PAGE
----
This blog was written by Vanesa Castan Broto, describing two new papers published in Nature Energy.

If you can read this, you’re not affected,” says Vincent Moller, from SPARC (Society for the Promotion of Area Resource Centres, India). He is speaking of the reality of millions of urban dwellers for whom electricity is not available at the flick of a switch (Without Power: Mumbai’s Pavement Dwellers). Energy relates to questions of justice both because it underpins the wellbeing of people and because the unsustainable consumption of energy in richer countries impacts the lives of everyone. Two new papers published in Nature Energy explore this theme, focusing on the interdependence of energy goals with other aspects of sustainable development.

The first paper, ‘A research agenda for a people-centred approach to energy access in the urbanizing global south,’ explores the need for a research agenda on energy access that recognises the particularities living in the urbanisation age. According to the 2017 Global Tracking Framework, a multi-institutional group that tracks progress towards the SDG7, progress towards the goals of electrification and access to clean fuels is too slow. Roughly 1 in 8 people in the world did not have access to electricity in 2014. The figures are even worse for access to clean fuels: over 3 in 8 people lacked access in 2014. Most of the energy-poor people live in South Asia, South East Asia and Africa, areas which are also urbanising rapidly.

Research has traditionally assumed that urbanisation leads automatically to access to electricity and cleaner fuels. This paper suggests that such assumption overlooks critical nuances in achieving energy access. There are still 800 million people living in informal settlements in urban areas, and many of them lack access to electricity and clean fuels. Urbanisation takes multiple forms, with many people living in peri-urban or suburban areas lacking access to centralised networks. Even in areas where there is an electricity network, people may lack access if they cannot afford a connection to electricity or if they lack the tenure conditions that enable them to access the network. Renewable energy technologies and biomass solutions offer new opportunities to think energy access in urban areas, beyond a narrow emphasis on extending the electricity network.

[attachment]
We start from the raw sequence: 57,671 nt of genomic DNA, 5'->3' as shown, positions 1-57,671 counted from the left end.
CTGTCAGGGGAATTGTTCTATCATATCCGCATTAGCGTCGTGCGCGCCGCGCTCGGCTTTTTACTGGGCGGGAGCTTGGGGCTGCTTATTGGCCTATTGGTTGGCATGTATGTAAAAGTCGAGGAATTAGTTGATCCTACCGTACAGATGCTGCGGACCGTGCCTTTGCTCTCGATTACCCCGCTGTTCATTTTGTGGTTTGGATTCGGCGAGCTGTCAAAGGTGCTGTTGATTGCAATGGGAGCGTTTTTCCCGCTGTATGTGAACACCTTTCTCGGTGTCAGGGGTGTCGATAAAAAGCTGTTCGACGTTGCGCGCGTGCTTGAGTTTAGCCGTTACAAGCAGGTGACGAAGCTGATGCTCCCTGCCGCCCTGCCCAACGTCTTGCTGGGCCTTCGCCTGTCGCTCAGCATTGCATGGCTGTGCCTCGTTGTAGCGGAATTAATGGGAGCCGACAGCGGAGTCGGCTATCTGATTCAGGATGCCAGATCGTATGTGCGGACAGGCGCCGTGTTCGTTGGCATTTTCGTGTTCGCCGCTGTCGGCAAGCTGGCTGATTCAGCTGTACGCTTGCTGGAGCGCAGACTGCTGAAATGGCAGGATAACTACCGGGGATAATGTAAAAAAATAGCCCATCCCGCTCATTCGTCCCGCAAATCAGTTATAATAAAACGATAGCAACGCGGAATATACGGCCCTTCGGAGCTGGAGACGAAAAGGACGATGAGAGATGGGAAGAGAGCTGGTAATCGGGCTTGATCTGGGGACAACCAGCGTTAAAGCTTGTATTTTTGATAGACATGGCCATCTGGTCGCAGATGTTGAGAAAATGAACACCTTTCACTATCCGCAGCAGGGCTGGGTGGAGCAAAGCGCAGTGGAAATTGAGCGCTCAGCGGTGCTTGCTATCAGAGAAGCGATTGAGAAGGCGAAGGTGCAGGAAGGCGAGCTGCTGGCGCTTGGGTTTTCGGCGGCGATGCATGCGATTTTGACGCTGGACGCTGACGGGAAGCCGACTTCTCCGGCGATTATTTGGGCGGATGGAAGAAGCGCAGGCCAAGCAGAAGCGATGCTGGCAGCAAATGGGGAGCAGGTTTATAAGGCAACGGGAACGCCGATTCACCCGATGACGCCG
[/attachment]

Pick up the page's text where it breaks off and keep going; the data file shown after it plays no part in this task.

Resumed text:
The second paper, ‘Mapping synergies and trade-offs between energy and the Sustainable Development Goals,’ examined the interactions between SDG 7, and its targets, with other SDGs and targets. The paper shows how multiple goals such as access to food, clean water, sanitation, education, technology, and healthcare depend on access to affordable and clean energy. Energy, in particular, is central to achieving SDG11, the goal of achieving sustainable, inclusive, resilient and safe cities. Professor Yacob Mulugetta, a co-author of this study, argues that: “by exploring these interdependencies, this paper argues that the transition to a clean energy future cannot be separated from the important goal of building a fairer and more just society.”

The papers include research and insights from a project funded by the Economic and Social Research Council, called ‘Mapping Urban Energy Landscapes,’ led by Professor Castán Broto from the Sheffield Urban Institute. For further information contact: v.castanbroto@sheffield.ac.uk